Much of the previous literature investigating weight gain and overweight during infancy has focused on the effects of feeding practices and birth weight. Given the increased number of working mothers in the United States, the number of infants in nonparental child care is also growing. Yet little attention has been given to the possible influence of infant child care on feeding practices and subsequent influence on growth and development of overweight, especially in early childhood. Our study is the first report, to our knowledge, to present the potential importance of infant child care on infant nutrition and growth. The results of this study indicate that structural characteristics of child care, such as age at initiation, type, and intensity, were all related to infant feeding practices and weight gain among a representative sample of US infants enrolled in the ECLS-B. A strength of our findings is that the observed effects of child care factors remained significant after controlling for maternal prepregnancy BMI and child's birth weight. Although both factors are known to be strong predictors of childhood overweight status,22,23 in our study, only birth weight was a significant factor in weight gain. Contrary to the protective effect of part-time child care attendance on childhood overweight, a finding from the study by Lumeng et al,11 our study showed that the part-time child care experience was related to a higher risk of weight gain compared with the parental care experience. Although both studies were based on representative samples of US children, it is difficult to compare our study directly with the study of Lumeng et al because of the different age of child care experiences. More important, the study by Lumeng et al combined parental and relative care as a reference group.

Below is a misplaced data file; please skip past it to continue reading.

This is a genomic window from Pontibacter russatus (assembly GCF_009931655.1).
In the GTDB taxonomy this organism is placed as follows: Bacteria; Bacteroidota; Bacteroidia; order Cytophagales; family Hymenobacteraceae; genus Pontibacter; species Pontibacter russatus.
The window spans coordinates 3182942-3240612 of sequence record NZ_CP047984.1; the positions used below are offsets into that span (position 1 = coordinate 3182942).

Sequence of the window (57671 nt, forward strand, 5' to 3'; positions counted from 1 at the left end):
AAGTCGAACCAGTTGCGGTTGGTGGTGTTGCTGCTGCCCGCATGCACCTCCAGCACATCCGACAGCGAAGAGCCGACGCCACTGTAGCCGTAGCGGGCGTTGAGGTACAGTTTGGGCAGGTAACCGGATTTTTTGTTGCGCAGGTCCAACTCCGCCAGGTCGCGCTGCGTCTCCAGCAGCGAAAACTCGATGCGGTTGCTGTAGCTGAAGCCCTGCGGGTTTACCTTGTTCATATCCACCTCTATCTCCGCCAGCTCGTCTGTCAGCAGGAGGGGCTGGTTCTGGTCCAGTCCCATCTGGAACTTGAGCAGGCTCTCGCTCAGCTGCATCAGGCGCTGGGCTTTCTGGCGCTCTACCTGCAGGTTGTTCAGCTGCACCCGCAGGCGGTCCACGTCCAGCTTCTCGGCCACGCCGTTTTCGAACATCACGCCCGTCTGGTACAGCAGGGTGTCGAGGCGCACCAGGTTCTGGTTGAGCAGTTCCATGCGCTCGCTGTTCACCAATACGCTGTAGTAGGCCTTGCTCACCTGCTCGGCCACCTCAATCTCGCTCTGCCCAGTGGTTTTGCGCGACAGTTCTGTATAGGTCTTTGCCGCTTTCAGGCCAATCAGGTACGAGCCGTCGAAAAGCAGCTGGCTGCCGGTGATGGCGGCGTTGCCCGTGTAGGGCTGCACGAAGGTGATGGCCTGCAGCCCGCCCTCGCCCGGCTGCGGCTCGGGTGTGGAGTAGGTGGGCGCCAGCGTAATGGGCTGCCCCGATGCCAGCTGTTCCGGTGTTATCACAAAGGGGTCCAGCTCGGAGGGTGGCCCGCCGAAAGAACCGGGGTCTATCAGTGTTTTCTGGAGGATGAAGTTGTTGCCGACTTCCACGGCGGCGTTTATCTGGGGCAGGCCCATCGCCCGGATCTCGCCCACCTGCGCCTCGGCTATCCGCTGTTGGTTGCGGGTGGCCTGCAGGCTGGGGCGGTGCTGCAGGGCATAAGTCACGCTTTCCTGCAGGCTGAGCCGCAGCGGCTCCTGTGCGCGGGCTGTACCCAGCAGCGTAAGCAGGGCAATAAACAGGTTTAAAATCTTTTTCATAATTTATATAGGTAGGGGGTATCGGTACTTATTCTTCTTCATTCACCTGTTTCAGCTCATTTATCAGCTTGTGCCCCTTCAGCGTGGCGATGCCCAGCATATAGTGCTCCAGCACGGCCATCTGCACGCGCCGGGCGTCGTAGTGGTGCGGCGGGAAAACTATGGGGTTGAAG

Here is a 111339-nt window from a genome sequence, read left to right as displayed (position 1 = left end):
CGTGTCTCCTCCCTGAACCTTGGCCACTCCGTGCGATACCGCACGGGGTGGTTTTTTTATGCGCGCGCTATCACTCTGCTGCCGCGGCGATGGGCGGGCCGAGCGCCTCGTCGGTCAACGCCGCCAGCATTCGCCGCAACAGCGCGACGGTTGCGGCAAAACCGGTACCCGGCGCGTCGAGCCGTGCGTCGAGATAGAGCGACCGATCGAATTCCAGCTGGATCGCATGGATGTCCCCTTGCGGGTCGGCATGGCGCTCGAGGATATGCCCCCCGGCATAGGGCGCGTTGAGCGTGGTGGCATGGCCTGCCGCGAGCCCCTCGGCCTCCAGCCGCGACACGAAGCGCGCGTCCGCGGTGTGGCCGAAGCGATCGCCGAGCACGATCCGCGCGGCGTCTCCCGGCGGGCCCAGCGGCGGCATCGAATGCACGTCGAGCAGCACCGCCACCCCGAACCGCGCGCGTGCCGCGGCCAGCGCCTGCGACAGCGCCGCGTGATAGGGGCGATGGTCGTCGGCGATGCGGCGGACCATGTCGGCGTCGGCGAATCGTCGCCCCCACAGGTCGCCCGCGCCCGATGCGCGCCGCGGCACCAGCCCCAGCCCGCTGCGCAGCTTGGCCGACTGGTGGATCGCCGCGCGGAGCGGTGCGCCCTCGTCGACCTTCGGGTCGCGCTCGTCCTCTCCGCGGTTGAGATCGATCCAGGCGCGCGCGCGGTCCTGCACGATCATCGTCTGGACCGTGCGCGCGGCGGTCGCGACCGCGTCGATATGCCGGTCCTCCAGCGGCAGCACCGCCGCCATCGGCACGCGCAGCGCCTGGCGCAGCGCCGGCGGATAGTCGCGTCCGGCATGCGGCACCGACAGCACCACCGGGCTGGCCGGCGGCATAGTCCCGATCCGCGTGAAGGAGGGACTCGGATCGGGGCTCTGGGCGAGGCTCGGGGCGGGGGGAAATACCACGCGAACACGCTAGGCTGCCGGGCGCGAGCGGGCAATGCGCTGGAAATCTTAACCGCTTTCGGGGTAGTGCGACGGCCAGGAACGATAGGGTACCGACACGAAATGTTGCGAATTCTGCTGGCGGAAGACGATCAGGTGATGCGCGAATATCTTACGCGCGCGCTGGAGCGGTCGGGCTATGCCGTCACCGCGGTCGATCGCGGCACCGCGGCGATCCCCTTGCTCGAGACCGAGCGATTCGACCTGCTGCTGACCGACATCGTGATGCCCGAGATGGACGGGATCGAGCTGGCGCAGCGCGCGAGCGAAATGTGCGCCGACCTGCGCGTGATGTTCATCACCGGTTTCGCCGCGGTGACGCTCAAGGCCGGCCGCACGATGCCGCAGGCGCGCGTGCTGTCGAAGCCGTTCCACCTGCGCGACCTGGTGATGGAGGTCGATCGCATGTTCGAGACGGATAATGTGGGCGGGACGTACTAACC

Overwhelming and consistent data support the notion that early weight gain during infancy is a strong risk factor for overweight in childhood and adulthood.27-29 In particular, rapid weight gain may be especially harmful to children born with an LBW. Early accelerated weight gain among children with an LBW has been associated with a higher BMI, especially central obesity in early childhood.30 Another longitudinal study31 showed that children who were above the 50th BMI percentile at the age of 2 to 5 years continued to increase in BMI percentile and were more likely to become overweight at the age of 12 years. Overweight during childhood is associated with comorbidities, such as asthma, hyperlipidemia, hypertension, and type 2 diabetes mellitus,32,33 as well as with higher adulthood morbidity and mortality.34 Previous research shows that we need to consider weight status as a continuous spectrum originating early in life and suggests that the infancy and preschool years may constitute a key period for the development of overweight and its long-term health consequences. Thus, it is important to avoid excessive weight gain for both ends of birth weight distribution during infancy. However, studies on how to prevent overweight in infancy are scarce and, more important, do not take into account the reality that infants are increasingly being taken care of outside the home, in child care settings.